By Caroline Hood
As the summer holidays draw near, it’s the time of year that a lot of us go on long journeys either on a plane and/or in the car, so after many requests, I’ve put together a range of apps, to suit as many ages as possible. I’ve tried to err away from completely educational apps, whilst attempting not to choose a completely time wasting selection either.
All the apps have been tried and tested by my family and myself, I hope they entertain yours too and reduce the frequency of the staple phrases, ‘I’m bored’ or ‘are we nearly there yet?’
Please go to the App Store or Google Play to download or look at the web links for any additional information you may require.
- Busy Things– http://www.busythings.co.uk/
These fun quirky apps are available on both platforms Apple and Android, they are appealing to children from ages 2-7. They’ve all been created by educators with learning in mind, and have easy playability!
They include, watch and listen traditional tales, such as the Three Little Pigs and The Ginger-Bread Man. Feed the Monkey, that helps with early counting skills and great Problem Solving Games like: Line Up, Tunnel Trouble and Falling Wall. All of these have been played many, many times and loved by my children.
One app developed by them for children aged 4-9 (depending on the level played – Levels 1-5) is Miner Birds Mental Maths. It’s a fun maths game, that appeals to ALL children and has options to play against the computer or in a 2 or 3 player mode, so it can include other members of the family on a journey too!
- Squeebles– http://keystagefun.co.uk/
These are great range of educational apps that I recommend over and over to families for helping with practising skills and homework. But the one I’m going to recommend for long journey is: Squeebles Wordsearch.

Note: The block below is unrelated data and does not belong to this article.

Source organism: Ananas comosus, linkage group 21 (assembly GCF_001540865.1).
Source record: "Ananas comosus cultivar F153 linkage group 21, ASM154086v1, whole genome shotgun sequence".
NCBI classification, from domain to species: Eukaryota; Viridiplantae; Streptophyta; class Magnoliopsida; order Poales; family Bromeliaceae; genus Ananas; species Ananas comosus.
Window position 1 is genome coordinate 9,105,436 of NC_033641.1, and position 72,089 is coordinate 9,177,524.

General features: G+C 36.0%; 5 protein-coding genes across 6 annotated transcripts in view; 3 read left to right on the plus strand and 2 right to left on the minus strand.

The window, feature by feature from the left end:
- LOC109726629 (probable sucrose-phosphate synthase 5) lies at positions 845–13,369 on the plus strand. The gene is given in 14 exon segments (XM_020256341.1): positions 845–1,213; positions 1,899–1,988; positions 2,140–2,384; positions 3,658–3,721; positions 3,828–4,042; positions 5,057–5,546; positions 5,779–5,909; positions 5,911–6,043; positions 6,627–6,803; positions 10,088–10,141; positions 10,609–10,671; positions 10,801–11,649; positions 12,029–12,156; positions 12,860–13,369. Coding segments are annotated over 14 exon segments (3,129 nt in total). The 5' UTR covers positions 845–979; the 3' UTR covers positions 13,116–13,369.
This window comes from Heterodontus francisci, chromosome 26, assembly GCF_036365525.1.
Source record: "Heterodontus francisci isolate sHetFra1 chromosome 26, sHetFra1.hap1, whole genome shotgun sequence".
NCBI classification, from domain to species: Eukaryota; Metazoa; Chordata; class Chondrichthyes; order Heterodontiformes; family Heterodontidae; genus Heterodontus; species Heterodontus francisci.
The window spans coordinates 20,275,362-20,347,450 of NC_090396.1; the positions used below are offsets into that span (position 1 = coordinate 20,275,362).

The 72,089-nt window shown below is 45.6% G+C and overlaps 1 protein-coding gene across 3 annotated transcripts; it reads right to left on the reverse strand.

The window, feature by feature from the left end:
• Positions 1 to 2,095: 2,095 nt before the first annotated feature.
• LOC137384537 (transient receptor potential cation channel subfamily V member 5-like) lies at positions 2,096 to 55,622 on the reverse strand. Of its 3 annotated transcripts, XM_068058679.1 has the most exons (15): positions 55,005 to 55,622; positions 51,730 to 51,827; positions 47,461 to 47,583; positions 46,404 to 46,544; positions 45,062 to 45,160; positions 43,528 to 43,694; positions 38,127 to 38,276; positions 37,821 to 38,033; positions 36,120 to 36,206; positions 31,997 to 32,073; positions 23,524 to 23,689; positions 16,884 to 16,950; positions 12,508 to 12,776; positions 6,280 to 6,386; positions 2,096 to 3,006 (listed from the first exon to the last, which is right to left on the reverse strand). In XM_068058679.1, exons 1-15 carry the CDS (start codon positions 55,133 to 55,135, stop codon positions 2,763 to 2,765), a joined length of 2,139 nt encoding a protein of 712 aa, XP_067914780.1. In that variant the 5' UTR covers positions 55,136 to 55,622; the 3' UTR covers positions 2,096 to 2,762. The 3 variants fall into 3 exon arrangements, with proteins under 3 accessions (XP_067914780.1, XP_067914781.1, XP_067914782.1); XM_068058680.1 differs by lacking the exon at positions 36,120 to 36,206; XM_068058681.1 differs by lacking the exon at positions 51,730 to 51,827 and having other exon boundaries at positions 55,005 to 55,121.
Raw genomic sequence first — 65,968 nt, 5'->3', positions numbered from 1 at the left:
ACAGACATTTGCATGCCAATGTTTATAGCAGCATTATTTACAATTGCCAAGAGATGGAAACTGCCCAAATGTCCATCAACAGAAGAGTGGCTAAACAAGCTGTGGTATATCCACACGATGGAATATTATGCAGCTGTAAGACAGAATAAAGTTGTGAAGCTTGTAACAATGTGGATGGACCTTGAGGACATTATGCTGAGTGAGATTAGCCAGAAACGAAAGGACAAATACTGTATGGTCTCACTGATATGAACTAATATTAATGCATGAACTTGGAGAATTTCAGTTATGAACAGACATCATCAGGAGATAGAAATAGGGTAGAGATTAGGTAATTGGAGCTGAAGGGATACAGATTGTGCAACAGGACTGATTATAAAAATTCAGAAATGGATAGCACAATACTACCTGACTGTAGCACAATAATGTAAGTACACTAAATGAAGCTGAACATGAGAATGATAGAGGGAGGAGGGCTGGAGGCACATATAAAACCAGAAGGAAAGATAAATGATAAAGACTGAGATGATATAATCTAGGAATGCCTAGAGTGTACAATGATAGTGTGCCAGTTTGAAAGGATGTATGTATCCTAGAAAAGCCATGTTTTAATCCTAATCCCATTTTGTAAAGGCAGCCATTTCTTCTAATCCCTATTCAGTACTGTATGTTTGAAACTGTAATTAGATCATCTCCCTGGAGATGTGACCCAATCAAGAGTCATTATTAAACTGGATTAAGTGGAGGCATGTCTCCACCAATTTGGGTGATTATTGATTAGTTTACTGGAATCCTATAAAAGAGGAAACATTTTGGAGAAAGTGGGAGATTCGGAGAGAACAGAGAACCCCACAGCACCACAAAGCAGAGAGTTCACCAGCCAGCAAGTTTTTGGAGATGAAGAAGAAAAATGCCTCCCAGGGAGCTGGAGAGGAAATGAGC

- Coding apps and resources
I’m sure a lot of you have been reading articles about how coding will prove important for your child to learn. The summer holidays can be the best time, when there’s more time available away from busy schedules. Try Hopscotch and Lightbot apps and the Code.org website to get started.
My Robot Friend by Leapfrog – a big favourite in our house doesn’t seem to be available on the Hong Kong App Store anymore – try other app stores you have available to you – link for more info: https://www.commonsensemedia.org/app-reviews/my-robot-friend
- Last Summer’s Favourite for us –http://motionmathgames.com/motion-math-pizza
Pizza! by Motion Math is a business game incorporating a range of maths skills e.g. times tables, setting prices, comparing prices, then reading graphs on customers preferences. Recommended for age 8+, however my 6.5 year old who was good at her tables could play. To start playing – keep it simple – set prices for pizzas at times tables your child is familiar with e.g. 2x tables, and support them as they play and get familiar with the set up. (Only available on Apple devices.) The next app in the series for older children is called Cupcake! by Motion Math.
- Reading and Books
Try the Kindle App and download a selection of books to your tablet for the journey. Or look for books available through apps: Nighty Night, Dr Seuss, Disney or DreamWorks Stories and Me Books (Peppa Pig, Oxford Reading Tree etc) to name a few.
- Drawing Apps
I am only including a couple of suggestions here, mainly because my children don’t use drawing apps very often and skip off them quite quickly. The ones they have played with are Disney Creativity Studio and Mr Pencil HD (they have a special pen to use with both of these apps) and the one a friend recommended is Drawing Pad.
- Planning Games
These can be highly addictive and usually have in-app purchases, which is why they are a long way down my list. Some like Minecraft or Disney’s Nemo’s Reef require a WIFI connection, so cannot really be played on long journeys.
New from Disney is – Build it – Frozen, as a family we haven’t played this much, but it is hit (only available on some Apple devices)
- Lego and Fisher Price
Both of these well known brands have free apps my children have loved and/or still love playing, easy and familiar – with minimal need for parent supervision.
I’d like to finish with a couple of tips:
- If you have different ages of children and you want them to have different (age appropriate) games to play, then put their apps/games in a folder with their name.
- If you have a child that keeps pressing the home button and/or a short attention span, you might want to set up Guided Access – this fixes the iPad to one game for a length of time specified by you. This is free and built into your device. For Android, there is a free download calledSureLockthat works in a similar way. https://www.42gears.com/android-equivalent-of-ios-guided-access-mode